Angie's LIST Guide to
Grief and counseling
Grief involves a set of emotions that follow a traumatic event, such as the death of a loved one, a divorce or even following a natural disaster like a hurricane or tornado. Grief counseling helps a bereaved person understand and process the stages of grief. The best grief counselors become a teacher or guide to people experiencing the mourning process. Rather than telling people how they should feel following a loss, the counselor helps them identify the emotions they are feeling.
A counselor provides information and support throughout the states of bereavement. Often a grieving person doen't understand the grieving process. Well-meaning people may try to convince the person that grieving won't help or suggest it's time to move on, but these approaches rarely help. To this end, the counselor becomes the compassionate companion that the bereaved needs to work through the process.
The grief counselor can help with practical matters such as giving advice about dealing with everyday tasks, which can be overwhelming during this period. The counselor may also refer the grieving person to a professional like a medical doctor or nutritionist if his or her health is suffering as a result of grief.
Finally, the grieving person learns how to express grief in a healthy way through counseling. Many people are confused and overwhelmed by the grieving process. Counseling helps the client understand that the feelings of sadness, guilt, isolation, numbness and loneliness associated with grief are very normal and that they fade with time.
When to seek grief counseling
Grief counseling helps people experiencing the five stage of grief as outlined by Elizabeth Kübler-Ross: denial and isolation, anger, bargaining, depression and finally acceptance. More specifically, this type of counseling can help a person work through the last stages of a divorce, try to move on after a loved one dies or help rebuild a life after it's shattered by natural disaster or even a violent event like an attack or a rape.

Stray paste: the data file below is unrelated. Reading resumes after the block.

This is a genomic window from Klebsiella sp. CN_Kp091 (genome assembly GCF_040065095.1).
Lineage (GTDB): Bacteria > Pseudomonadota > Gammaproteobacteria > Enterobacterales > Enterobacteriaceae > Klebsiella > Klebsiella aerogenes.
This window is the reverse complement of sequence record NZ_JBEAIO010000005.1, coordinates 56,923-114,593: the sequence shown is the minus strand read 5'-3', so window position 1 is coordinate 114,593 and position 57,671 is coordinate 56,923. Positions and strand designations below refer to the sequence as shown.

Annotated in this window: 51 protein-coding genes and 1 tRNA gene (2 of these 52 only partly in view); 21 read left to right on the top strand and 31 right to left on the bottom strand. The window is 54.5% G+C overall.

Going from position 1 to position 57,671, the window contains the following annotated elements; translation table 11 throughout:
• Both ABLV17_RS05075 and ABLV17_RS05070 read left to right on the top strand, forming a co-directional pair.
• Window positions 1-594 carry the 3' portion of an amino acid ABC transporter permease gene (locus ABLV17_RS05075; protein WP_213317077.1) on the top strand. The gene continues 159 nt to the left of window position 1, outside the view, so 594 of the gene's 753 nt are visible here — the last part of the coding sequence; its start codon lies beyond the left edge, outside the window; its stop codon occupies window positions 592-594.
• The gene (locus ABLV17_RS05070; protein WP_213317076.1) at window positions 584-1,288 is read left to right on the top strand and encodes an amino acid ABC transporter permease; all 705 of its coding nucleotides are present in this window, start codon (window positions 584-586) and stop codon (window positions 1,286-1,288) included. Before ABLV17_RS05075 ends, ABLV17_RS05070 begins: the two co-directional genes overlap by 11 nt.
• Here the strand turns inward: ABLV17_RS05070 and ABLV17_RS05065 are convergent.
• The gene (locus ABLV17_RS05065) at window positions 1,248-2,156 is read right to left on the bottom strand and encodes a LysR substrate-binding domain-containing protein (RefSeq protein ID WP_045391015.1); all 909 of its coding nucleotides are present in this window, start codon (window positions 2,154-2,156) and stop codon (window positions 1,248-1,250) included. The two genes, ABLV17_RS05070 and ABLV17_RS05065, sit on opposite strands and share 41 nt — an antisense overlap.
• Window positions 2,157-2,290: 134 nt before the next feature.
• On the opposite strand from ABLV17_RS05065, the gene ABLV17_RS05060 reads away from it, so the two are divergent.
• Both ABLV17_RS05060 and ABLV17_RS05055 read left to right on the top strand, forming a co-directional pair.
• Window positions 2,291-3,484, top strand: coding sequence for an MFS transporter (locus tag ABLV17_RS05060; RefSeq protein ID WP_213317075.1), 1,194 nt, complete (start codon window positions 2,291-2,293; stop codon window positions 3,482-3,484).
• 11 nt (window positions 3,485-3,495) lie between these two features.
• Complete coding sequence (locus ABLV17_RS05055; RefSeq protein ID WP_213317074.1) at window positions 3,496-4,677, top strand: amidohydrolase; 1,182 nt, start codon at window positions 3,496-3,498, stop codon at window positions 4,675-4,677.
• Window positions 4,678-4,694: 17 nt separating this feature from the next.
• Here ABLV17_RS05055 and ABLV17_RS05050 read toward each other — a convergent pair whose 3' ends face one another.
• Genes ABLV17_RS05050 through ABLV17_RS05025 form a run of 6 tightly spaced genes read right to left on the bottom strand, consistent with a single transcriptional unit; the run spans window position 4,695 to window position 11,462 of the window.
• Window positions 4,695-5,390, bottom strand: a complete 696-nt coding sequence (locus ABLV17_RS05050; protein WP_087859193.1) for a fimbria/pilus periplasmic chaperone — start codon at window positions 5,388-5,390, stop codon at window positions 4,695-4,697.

Additionally, counseling may help a person experiencing complicated grief. This type occurs when people experiencing grief cannot move past it, often in the aftermath of a sudden death of a loved one from homicide or the death of a child. Typically, a person in the throes of this type of grief lingers on the thoughts of the loved one for months and even years. He or she feels numb and often wishes to have died in place of or along with the loved one. The grieving person may consider suicide when dealing with complicated grief, and a counselor provides support for this and other issues.
Finding a grief counselor
Uou can find a grief counselor in different ways. Many of these professionals are associated with hospice organizations, hospitals, shelters, churches or funeral homes. Look to Angie's List for a listing of grief counselor in your area and peruse their certifications, affiliations, reviews and ratings.
As with most counseling situations, the bereaved should determine whether he or she is comfortable with the counselor and feels that that person is trustworthy. Grief is a deeply personal process, and even the grieving person may not feel comfortable with all the emotions that are emerging. To this end, find out what the counselor's experience is in helping a person through grief. Ask what kind of training and experience the counselor has in regard to grief.
The patient should also discuss fees and find out if the counselor takes insurance or has a fee structure that the patient can pay. If not, the patient can ask about financial aid. Additionally, the client should about initial sessions with the counselor to see if they are compatible. Sometimes a person can know whether a therapist is the right one only after a few sessions.
Finally, group counseling can also be helpful, and the bereaved can find groups at the same organizations in which he finds individual counselors. Hearing other people's stories of loss can be very healing because the grieving person learns that he or she is not alone.